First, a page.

The Metropolitan Transportation Authority (MTA) is taking an active stance against New Jersey’s opposition to its congestion pricing program.
On Friday, October 6th, the MTA approached a federal court in New Jersey, asking to team up with the United States government in countering a lawsuit initiated by New Jersey Governor Phil Murphy.
This lawsuit, filed against the U.S. Department of Transportation, contends that the MTA’s environmental assessment for their congestion pricing program was insufficiently evaluated.
Murphy argues that the evaluation was merely a “rubber stamp” and did not adequately address the potential rise in congestion in New Jersey from motorists seeking more affordable crossings.
Court filings from the MTA alleged that New Jersey aimed to dismantle the tolling program completely.
The documents state, “New Jersey’s ultimate aim is clear: to prevent implementation of a landmark program mandated by New York state law.”
They further suggest that while New Jersey claims to support the congestion pricing concept, its primary concern is the perceived loss of revenue.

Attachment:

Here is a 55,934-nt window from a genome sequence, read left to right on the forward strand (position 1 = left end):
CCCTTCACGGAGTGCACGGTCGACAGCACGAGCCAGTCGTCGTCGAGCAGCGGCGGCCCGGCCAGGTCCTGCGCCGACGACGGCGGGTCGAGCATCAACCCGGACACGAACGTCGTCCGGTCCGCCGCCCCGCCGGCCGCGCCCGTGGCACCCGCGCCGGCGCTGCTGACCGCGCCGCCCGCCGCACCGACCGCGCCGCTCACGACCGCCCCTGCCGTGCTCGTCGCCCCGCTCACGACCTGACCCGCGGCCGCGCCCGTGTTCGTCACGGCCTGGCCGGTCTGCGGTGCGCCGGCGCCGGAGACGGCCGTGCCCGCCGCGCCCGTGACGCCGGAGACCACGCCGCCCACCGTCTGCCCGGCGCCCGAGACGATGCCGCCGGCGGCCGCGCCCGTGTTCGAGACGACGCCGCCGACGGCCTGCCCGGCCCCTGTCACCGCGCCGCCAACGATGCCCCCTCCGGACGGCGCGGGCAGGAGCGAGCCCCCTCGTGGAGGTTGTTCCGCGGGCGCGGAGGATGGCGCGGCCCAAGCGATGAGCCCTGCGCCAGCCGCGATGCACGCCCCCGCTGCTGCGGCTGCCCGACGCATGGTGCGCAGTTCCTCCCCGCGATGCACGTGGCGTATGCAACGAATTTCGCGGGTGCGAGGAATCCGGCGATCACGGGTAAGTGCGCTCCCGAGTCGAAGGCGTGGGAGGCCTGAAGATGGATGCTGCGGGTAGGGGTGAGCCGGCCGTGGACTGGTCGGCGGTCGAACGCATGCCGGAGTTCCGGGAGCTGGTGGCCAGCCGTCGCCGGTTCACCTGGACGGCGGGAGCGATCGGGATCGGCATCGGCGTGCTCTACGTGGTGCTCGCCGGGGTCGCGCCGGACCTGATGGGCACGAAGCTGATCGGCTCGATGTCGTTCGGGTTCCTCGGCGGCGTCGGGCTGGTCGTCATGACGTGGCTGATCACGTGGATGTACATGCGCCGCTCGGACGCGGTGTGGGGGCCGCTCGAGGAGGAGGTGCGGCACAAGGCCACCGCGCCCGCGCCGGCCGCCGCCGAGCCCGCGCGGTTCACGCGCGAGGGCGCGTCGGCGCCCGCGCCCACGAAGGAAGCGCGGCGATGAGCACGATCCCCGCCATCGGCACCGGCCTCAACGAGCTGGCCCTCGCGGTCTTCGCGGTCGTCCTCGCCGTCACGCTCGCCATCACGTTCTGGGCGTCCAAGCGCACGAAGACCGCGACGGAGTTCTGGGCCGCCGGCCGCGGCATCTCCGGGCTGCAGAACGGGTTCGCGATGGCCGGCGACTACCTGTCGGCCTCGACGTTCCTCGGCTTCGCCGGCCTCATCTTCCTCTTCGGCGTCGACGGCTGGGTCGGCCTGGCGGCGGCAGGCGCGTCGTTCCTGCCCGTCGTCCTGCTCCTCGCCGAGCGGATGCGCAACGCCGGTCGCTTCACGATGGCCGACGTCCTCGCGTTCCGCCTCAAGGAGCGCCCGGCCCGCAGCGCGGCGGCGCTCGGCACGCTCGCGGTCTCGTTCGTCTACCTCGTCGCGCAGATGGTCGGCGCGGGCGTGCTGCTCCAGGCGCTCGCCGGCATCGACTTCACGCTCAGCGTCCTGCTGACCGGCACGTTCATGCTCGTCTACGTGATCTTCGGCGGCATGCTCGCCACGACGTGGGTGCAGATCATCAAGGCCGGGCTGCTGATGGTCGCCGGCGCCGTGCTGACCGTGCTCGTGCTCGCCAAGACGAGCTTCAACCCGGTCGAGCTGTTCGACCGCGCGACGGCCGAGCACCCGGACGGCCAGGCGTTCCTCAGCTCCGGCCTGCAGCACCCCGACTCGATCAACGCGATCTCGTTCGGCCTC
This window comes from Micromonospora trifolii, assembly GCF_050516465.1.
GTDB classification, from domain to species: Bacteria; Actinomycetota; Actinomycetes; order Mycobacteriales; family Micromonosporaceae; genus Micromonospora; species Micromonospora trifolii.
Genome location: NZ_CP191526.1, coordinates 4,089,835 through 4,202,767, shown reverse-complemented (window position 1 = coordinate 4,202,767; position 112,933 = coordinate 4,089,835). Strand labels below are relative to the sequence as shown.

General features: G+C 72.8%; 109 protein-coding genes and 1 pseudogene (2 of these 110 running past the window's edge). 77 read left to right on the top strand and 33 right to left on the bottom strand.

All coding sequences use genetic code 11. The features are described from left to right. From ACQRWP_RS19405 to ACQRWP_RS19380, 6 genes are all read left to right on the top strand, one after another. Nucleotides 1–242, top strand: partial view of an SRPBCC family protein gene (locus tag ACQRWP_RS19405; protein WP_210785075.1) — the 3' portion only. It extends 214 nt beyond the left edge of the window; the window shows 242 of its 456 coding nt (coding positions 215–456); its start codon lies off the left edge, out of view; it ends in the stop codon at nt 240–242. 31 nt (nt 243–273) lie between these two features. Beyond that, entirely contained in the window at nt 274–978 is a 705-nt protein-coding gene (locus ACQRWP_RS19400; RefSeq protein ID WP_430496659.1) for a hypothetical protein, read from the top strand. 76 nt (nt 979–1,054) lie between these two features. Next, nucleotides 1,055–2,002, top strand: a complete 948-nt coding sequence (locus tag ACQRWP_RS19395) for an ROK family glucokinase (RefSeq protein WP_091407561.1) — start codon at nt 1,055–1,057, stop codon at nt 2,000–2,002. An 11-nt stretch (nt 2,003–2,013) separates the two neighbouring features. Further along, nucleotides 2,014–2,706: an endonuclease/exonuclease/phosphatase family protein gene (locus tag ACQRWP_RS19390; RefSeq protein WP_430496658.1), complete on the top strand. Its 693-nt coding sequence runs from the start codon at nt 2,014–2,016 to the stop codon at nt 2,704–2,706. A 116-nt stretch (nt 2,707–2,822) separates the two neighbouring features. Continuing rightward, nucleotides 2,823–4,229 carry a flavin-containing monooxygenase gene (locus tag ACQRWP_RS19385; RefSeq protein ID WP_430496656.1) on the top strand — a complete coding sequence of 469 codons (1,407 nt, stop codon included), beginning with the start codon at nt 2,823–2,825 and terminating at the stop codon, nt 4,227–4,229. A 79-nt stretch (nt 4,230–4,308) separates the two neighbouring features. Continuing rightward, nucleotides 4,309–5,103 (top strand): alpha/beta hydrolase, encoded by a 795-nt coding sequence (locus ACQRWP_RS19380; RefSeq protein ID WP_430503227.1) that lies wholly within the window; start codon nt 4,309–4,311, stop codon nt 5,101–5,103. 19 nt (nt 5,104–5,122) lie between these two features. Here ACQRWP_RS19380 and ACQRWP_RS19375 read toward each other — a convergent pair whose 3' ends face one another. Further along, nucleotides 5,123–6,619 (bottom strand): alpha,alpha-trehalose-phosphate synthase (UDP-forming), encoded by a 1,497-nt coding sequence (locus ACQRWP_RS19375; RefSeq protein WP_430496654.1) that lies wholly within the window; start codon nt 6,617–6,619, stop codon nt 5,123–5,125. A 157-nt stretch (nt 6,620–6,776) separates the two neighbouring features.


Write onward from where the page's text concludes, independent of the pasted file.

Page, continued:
Designed to be rolled out by next May, the MTA’s congestion pricing initiative could see drivers paying as much as $23 to access parts of Manhattan during peak commuting times. This program aims to raise $1 billion annually, which will be channeled into the MTA’s transit system enhancements.
However, New Jersey Congressman Josh Gottheimer criticized the agency for downplaying the plan’s negative impacts on New Jersey residents.
He expressed concerns about a rise in air pollution that could harm children and families and mentioned that the congestion tax could shift pollution to other areas.
Gottheimer said, “The MTA is going to have to set up an asthma treatment program.”
Governor Kathy Hochul and the MTA contend the congestion pricing scheme will be precedent-setting for the country and significantly reduce New York City’s carbon emissions.
Highlighting its significance, a spokesperson for Governor Hochul, John Lindsay, stated, “This lawsuit is seeking to block one of the nation’s most progressive climate actions, and we will not allow it to derail critical investments that the region deserves.”
Former Governor Andrew Cuomo signed congestion pricing into law in 2019.
The MTA has undertaken extensive studies to alleviate concerns and ensure a positive environmental impact, though some traffic increase is anticipated in the Cross Bronx Expressway and Bergen County.
To address potential concerns, the agency plans measures like replacing refrigeration trucks, enhancing Bronx greenery, and installing air filters in nearby schools.